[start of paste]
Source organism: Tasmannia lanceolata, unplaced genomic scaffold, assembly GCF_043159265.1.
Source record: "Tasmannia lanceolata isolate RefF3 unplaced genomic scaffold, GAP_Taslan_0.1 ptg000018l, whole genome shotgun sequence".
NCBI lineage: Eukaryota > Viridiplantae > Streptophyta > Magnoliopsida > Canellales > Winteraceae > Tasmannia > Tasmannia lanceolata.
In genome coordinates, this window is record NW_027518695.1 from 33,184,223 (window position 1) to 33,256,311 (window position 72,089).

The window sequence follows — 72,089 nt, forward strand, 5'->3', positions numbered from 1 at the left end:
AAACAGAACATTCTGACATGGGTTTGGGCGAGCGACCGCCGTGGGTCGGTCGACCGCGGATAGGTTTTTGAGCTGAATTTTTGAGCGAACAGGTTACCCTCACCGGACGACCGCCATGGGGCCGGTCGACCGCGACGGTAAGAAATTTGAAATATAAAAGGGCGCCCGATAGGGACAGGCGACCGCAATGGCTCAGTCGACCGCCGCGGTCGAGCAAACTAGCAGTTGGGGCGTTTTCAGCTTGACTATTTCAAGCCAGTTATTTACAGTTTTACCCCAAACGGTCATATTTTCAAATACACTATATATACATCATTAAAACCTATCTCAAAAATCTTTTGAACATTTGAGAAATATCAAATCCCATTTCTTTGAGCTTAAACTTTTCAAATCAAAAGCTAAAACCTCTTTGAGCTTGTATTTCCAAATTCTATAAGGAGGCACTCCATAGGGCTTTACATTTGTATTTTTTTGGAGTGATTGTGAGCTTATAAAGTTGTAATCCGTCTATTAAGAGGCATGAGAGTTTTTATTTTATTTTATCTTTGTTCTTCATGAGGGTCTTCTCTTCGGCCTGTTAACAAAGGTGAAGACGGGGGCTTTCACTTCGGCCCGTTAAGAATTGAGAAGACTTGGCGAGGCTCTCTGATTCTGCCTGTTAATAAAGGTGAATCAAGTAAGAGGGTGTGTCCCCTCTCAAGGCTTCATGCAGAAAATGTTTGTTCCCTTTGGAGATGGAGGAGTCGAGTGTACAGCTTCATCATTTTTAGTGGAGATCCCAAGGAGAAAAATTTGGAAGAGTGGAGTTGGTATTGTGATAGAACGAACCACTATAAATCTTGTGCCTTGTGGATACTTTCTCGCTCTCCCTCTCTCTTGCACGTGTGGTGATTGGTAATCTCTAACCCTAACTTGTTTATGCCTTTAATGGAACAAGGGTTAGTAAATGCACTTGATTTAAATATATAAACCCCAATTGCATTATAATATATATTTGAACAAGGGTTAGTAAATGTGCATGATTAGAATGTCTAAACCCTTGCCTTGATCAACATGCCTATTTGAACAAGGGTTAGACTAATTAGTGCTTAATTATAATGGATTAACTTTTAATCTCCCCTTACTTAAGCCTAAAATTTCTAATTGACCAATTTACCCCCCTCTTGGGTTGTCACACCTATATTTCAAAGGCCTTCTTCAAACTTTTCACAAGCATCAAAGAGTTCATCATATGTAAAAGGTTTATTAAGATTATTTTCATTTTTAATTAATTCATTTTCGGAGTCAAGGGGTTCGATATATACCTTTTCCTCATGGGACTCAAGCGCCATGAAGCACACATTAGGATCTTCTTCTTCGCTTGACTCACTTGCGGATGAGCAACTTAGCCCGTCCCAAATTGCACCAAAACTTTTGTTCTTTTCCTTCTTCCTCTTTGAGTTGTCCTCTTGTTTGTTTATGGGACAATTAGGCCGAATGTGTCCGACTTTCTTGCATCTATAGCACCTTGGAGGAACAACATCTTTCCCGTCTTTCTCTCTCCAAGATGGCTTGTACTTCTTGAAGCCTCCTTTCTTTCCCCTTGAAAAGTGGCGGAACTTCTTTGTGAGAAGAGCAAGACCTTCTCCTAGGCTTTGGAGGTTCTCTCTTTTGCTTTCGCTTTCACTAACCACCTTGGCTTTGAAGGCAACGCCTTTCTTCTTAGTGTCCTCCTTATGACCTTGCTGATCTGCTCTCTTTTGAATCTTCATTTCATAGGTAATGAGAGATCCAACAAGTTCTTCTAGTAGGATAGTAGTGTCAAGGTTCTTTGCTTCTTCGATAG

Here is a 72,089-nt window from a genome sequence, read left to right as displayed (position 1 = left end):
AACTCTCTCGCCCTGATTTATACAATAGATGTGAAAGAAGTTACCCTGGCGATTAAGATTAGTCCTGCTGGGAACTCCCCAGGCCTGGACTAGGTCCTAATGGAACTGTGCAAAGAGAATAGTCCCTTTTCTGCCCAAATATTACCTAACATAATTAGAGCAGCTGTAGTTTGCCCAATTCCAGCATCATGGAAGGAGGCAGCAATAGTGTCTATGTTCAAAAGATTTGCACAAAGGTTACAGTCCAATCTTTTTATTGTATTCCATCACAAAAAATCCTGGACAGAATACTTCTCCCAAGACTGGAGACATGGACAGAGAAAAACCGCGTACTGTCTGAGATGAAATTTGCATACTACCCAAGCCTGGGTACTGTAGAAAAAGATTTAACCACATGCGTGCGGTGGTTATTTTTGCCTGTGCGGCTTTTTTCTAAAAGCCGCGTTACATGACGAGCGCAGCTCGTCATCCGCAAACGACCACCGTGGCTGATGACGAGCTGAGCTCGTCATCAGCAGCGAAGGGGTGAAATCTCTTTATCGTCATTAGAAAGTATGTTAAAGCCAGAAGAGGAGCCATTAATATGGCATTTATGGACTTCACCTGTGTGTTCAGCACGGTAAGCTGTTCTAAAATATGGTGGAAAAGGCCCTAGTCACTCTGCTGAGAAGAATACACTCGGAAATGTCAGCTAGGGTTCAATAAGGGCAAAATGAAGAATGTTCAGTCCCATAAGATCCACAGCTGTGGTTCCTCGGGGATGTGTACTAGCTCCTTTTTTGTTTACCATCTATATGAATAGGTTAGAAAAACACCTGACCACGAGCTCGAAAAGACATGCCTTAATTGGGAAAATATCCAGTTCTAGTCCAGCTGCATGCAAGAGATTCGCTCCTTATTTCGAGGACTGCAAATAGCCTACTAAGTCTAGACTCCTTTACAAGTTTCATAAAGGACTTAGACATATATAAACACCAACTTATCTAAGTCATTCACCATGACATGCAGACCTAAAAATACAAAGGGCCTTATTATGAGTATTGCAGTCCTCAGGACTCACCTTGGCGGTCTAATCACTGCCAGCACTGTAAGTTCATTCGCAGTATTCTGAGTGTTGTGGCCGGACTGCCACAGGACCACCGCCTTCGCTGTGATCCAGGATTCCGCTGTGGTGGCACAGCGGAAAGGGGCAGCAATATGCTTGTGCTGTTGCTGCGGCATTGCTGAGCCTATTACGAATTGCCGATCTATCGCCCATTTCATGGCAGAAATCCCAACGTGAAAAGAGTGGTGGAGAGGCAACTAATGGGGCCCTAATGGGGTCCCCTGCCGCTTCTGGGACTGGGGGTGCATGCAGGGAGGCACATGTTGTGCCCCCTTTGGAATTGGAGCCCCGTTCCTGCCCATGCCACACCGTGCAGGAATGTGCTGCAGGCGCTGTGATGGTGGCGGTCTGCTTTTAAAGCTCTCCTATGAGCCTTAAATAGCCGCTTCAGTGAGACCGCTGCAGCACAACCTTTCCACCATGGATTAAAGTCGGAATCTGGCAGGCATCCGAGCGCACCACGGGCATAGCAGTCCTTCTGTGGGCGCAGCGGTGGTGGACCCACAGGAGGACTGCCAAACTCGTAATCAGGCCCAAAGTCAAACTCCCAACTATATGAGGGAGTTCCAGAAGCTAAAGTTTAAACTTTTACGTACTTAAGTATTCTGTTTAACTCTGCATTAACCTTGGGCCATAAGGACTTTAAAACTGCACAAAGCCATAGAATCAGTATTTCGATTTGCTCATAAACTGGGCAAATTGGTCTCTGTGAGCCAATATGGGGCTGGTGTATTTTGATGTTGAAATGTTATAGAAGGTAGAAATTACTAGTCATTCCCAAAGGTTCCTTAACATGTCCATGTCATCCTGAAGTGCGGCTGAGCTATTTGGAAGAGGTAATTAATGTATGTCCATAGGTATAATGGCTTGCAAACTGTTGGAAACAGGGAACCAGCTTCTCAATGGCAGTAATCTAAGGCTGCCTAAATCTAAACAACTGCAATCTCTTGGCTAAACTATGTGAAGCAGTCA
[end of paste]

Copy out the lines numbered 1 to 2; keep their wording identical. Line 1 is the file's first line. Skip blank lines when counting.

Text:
Source organism: Tasmannia lanceolata, unplaced genomic scaffold, assembly GCF_043159265.1.
Source record: "Tasmannia lanceolata isolate RefF3 unplaced genomic scaffold, GAP_Taslan_0.1 ptg000018l, whole genome shotgun sequence".